When my children were babies I dreamed of a day, many years in the future, when I would enjoy a weekend away without them. I watched others with older children and imagined their easier lives. My ultimate dream was to one day enjoy the sights and sounds of Allihies… alone. Those years have flown past, some harder than others, but the day I dreamed of has arrived. I am away for the weekend in Allihies, child free.
As the sun sets on a perfect day I know I must turn back. My other half is enjoying his own bit of heaven, watching a very important rugby match on TV (yawn). I had left two hours previously to walk over the hills, to enjoy the magnificent views and to get my head around the fact I was here child free.
I should have known as I drove the few miles to begin my walk, that I had been foolish to believe I was alone.
Passing the little beach that is Garnish, I stopped the car for a moment to gaze at the white sand and still water. Opening the window to hear the lap of the sea, I clearly say my little ones, over many years, casting off clothes, indifferent to the cold, running into the sea. My eyes strayed to the rocks on the beach, where one morning I sat with my youngest child and watched the sun come up, as she slept in her back pack, having woken at 5.30am.
I parked at the small pier to begin my climb, but not before remembering the hours spent finding flat stones to play skip skap with, or turning over large rocks in search of crabs. Smiling I heard their screams of delight when they saw one, and fear when they thought I was bringing it too close.
Away from the shore I looked at the climb ahead, it seemed smaller without little ones. Climbing my first ladder I head towards the ‘trolls bridge’ which we had always approached in silence, for fear we would wake him and he might grab a child.
I walked quickly upwards towards the incredible blue sky, pausing occasionally to enjoy the stunning views.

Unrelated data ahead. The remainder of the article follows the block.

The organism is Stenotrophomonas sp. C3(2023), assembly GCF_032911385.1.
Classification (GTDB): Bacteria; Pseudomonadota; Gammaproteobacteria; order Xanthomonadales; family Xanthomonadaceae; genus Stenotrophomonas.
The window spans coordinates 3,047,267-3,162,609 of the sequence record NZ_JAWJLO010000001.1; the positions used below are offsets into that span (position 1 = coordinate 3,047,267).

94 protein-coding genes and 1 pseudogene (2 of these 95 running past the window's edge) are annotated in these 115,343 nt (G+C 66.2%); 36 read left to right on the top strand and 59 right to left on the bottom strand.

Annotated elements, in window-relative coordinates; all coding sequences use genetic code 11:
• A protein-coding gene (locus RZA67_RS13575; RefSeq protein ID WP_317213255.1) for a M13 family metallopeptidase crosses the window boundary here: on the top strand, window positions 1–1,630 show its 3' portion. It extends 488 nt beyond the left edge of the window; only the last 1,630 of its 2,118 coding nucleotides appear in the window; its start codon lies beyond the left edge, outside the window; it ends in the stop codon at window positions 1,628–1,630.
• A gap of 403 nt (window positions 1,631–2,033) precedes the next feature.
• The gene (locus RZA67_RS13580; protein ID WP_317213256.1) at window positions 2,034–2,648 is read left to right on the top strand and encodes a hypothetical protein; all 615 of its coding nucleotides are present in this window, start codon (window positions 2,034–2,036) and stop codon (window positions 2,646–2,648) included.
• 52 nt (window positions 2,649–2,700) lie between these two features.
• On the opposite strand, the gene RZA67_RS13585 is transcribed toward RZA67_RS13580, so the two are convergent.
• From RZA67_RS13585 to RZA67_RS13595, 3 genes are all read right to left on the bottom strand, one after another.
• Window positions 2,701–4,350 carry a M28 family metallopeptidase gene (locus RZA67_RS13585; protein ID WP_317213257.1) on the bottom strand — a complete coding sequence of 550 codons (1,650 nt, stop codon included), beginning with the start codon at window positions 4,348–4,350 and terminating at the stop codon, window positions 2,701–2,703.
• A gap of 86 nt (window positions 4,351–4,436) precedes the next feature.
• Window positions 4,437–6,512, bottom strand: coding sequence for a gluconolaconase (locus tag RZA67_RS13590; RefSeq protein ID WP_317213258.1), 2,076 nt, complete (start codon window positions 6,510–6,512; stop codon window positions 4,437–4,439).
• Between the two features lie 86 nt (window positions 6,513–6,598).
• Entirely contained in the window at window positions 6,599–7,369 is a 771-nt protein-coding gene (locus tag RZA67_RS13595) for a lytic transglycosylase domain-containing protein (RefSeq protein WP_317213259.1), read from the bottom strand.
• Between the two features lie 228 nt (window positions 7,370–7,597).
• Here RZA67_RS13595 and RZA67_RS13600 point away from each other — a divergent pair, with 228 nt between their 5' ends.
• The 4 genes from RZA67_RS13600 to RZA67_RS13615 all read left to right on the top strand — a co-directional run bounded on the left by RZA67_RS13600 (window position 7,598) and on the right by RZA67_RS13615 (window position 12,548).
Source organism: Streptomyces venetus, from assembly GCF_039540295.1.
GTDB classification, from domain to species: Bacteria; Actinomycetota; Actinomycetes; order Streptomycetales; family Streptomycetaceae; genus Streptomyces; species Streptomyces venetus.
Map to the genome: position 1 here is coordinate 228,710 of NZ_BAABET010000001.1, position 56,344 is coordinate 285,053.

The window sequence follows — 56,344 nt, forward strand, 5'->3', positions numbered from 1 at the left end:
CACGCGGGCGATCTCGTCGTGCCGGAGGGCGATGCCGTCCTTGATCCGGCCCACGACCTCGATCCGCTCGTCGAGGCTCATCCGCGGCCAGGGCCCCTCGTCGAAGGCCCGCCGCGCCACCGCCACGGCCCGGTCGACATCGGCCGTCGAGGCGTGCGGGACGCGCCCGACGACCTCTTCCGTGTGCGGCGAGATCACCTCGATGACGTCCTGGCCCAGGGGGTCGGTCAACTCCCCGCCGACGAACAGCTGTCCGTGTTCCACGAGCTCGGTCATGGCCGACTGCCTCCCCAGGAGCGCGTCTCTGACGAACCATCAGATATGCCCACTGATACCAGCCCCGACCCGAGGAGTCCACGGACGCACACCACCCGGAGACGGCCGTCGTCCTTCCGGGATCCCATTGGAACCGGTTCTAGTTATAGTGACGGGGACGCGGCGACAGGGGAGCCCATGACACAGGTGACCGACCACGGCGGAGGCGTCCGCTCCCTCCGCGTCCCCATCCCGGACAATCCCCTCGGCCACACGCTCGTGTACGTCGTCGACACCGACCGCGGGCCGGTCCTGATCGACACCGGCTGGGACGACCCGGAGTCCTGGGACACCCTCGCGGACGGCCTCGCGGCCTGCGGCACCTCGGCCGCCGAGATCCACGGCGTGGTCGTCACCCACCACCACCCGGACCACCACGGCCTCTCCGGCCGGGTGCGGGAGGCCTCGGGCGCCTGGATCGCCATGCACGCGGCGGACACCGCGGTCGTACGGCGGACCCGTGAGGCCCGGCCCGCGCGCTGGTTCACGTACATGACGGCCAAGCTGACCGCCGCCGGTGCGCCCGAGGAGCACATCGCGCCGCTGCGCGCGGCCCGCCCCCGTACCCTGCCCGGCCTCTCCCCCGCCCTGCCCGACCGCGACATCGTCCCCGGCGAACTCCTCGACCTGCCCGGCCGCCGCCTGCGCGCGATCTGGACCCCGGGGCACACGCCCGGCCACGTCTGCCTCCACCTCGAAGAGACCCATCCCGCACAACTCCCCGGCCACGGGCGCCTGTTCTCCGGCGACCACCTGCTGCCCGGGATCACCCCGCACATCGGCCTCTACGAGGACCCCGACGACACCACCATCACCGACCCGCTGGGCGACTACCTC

On the way I passed a cluster of rocks, and remembered taking my eldest on this climb when she was nine, just the two of us.There had been a brief shower and we had sheltered in a ‘cave’ there. Hard to believe my eldest baby is almost fully grown, and in her final year of college.
Climbing on wards I begin to relax and enjoy the many voices from the past drifting over the hills.
“I’m the winner”, my daughter as she raced ahead.
“Is is time for a picnic?” said by each child on many occasions.
“Ow”, said by all, but mostly my son, as he placed his hand on prickly gorse.
“Take it easy”, my husbands shout as they began to descend running.
Reaching the top I realise the climb did not take the many hours it used to, with small children stopping for many picnics. I sit for awhile before journeying down stopping regularly, hoping I will never forget this day, the weather and the stunning views.
All the while I am climbing there is not another soul around. I feel alone, a part of the hills.
I think of the world I will return to, a fast changing one of modern technology, and progress, and I look around me at a world which has not changed in hundreds of years.
It is this world I wish my children to know and be a part of. In years to come I hope the echoes I heard through the hills today, will be heard one day by my own children, and who knows, maybe many years from now, other generations will hear them too.
For this is a place I hope to be a part of forever.